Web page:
Celebration of Discipline Part II

So, I got through my sense of decrepitness (hmm.. wonder if that needs a spell/grammar check?) by avoiding it with lots of busy fun this weekend.. which comes to my next reading; Meditation, part I:
Foster starts this chapter with a pointed remark; “In contemporary society our Adversary majors in three things: noise, hurry and crowds. If he can keep us engaged in “muchness” and “manyness”, he will rest satisfied”.
Wow. How many of us are guilty of these behaviors? And thus is his point, that we are sadly lacking in the consistent discipline of “listening and obeying”. Foster goes through several paragraphs of examples of characters throughout the Bible who “listened to God’s word”, reflected on God’s works, rehearsed God’s deeds, and ruminated on God’s laws, among others. He points out, through Psalm 119, that a believer’s focus on obedience and faithfulness to God that sets Christian meditation apart from other types. Foster also reinforces, as he stated in the introduction, that the people of the Biblical era knew the ways of meditation and scripture (unlike our modern generations). He also pointed to our ultimate example, Jesus during his own ministry, citing many verses that communicated his tendency to withdraw on his own in order to seek, listen to and commune with God the father.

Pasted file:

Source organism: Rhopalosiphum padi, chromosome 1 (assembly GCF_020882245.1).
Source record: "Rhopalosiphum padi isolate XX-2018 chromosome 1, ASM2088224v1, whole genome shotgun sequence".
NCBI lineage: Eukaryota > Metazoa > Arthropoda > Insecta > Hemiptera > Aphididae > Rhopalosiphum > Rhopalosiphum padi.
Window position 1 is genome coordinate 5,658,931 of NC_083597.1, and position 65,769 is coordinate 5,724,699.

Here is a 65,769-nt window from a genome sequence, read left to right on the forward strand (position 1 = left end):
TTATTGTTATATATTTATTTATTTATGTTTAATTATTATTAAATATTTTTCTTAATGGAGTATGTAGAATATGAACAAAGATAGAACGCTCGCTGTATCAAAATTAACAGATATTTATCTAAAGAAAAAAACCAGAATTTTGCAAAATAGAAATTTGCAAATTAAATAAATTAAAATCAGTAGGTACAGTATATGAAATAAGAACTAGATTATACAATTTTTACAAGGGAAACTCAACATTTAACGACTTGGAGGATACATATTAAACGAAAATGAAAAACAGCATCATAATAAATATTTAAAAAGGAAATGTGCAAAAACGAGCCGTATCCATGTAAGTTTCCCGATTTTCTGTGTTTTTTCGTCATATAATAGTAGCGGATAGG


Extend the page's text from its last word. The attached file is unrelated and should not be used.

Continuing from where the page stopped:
Foster then goes on to define meditation as, simply stated, the ability to hear God’s voice and obey his word. He pointed out through more biblical examples how throughout the continual wavering of man’s history, God still calls to us and still longs to respond to even our feeblest attempts to relate to Him. Together, these paragraphs form the biblical foundation for meditation.

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